Why is Judge Jones’s dismissal of the indictment in Pheasant important? To borrow a phrase from Lawrence of Arabia, big things have small beginnings. And Judge Jones’s ruling that the provision of FLPMA granting BLM unfettered power to issue any “regulations necessary to implement the provisions of th[e] Act with respect to the management, use, and protection of the public lands” backed by criminal penalties violates the nondelegation doctrine is the legal equivalent of a Golden Pheasant (apparently, the tenth-rarest bird in the world).

Respected federal judges have justifiably lamented that the “non-delegation doctrine has become a punchline” “more honored in the breach than in the observance.” And as Justice Alito has observed, “since 1935, the [Supreme] Court has uniformly rejected nondelegation arguments and has upheld provisions that authorized agencies to adopt important rules pursuant to extraordinarily capacious standards.” But even under the Court’s modern light-touch nondelegation test, there are at least theoretical limits on Congress’s ability to transfer its crime-writing power to federal agencies.  And the Supreme Court has hinted at times, without definitively determining, that the test should be stricter in the criminal context. Indeed, the only two cases in which the Court found a nondelegation violation, Panama Ref. Co. v. Ryan and A.L.A. Schechter Poultry Corp. v. United States, involved standardless delegation of crime-writing powers.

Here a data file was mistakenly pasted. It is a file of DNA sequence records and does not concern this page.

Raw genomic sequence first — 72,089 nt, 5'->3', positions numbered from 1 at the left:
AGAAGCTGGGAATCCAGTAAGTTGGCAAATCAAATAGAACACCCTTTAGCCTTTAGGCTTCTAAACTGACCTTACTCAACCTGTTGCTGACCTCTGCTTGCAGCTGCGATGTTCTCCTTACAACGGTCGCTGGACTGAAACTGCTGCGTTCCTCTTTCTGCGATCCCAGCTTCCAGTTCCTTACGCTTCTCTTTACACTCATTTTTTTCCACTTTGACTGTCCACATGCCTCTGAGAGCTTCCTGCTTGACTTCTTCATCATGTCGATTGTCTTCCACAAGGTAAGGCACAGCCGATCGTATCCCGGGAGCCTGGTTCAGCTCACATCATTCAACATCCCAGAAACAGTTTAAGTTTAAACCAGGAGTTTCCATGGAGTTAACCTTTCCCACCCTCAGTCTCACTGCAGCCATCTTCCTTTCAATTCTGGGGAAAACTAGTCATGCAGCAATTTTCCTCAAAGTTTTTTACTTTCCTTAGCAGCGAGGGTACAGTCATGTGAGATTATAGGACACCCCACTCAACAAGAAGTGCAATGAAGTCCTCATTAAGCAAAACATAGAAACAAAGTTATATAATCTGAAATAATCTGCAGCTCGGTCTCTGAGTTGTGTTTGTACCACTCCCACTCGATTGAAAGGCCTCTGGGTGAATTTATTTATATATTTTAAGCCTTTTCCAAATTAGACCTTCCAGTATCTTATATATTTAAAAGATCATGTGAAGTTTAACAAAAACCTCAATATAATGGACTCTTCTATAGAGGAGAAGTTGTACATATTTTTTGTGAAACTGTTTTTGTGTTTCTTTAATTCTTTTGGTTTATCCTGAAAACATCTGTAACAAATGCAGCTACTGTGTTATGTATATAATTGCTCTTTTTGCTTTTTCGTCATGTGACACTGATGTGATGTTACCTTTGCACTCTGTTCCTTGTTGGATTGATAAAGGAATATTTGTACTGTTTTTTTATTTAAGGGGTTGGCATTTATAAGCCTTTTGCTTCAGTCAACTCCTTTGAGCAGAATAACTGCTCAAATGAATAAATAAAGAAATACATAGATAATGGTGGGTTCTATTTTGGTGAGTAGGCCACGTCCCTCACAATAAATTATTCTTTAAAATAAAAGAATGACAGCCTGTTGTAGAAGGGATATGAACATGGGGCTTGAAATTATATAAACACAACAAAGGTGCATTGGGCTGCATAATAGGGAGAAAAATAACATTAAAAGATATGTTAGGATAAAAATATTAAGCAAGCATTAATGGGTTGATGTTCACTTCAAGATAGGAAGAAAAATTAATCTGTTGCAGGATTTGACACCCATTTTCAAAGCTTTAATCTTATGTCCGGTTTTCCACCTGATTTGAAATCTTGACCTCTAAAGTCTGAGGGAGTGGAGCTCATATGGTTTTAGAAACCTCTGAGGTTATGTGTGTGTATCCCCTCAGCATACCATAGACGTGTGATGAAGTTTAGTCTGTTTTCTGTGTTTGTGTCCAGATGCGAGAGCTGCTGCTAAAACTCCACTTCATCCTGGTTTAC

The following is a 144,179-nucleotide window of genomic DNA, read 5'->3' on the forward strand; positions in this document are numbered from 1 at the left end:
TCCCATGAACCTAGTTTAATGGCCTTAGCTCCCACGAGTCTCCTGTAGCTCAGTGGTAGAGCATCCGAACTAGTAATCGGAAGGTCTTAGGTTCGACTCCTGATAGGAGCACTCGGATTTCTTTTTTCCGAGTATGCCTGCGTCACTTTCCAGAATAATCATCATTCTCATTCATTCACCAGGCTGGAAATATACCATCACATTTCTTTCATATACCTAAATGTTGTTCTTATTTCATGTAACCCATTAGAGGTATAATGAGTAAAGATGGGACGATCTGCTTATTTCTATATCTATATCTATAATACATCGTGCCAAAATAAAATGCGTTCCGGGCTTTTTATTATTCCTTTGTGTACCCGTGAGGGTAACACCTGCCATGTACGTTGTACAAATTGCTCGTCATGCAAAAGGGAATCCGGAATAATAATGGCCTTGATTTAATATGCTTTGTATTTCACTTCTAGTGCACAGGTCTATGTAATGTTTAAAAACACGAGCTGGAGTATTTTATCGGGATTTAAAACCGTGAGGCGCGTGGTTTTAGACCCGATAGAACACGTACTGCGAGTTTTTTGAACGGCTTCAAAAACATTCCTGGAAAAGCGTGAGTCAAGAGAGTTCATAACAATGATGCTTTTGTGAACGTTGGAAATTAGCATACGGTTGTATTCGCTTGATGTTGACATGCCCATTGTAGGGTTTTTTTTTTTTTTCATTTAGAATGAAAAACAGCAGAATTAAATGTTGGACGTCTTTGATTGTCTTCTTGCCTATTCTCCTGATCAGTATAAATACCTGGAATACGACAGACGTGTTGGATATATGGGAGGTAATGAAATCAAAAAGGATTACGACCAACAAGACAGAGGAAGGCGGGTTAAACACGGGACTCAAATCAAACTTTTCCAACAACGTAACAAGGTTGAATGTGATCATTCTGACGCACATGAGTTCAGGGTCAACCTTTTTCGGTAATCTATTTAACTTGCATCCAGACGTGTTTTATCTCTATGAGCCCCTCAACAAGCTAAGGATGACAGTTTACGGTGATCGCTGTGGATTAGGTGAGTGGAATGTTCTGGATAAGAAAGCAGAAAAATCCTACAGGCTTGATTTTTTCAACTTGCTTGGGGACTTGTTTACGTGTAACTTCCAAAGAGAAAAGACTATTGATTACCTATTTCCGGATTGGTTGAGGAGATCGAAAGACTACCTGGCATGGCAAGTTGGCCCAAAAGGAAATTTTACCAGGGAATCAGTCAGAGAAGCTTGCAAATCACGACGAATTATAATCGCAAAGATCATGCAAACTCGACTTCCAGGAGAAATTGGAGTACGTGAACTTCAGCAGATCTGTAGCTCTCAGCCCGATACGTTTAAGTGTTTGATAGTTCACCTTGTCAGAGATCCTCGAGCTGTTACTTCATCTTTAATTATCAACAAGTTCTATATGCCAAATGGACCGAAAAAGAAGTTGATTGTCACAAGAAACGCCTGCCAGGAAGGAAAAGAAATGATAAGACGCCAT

Against this backdrop, Judge Jones held that FLPMA’s transfer of Congress’s crime-writing powers crossed the constitutional line. He found the statute’s “language provides the Secretary of the Interior with unfettered legislative authority.” Judge Jones continued: “Beyond the Secretary of the Interior’s ability to legislate for whatever they see necessary is the power to write regulations criminalizing behavior.” Judge Jones zeroed in on the constitutional problem: “The statute does nothing to cabin the Secretary of the Interior’s ability to choose what is a crime. With no limiting language, the statute gives the Secretary of the Interior the authority to promulgate its own criminal code on 68% of the land in Nevada, giving the BLM a larger jurisdictional area than the state police.” Put another way, “the BLM controls a majority of the land in Nevada and has the authority to write the laws on that area of public land, acting with as much authority as both the state legislature and the governor.” For Judge Jones, this was a bridge too far. The facts did not help the government’s cause, as Judge Jones previously warned the government at the status conference: “[I]n light of the current trend of the Supreme Court, you sure don’t want to die on this sword, especially when you don’t have a gun pointed at an agent, you just have a rooster trail of rocks. . . . This is not a very good case to die on the sword.” He wrote that “[t]he Court understands the gravity of this Order.” Yet he nonetheless concluded that “[w]ithout an intelligible principle, the statute is unconstitutional and the regulations promulgated thereunder that Pheasant allegedly violated are dismissed.”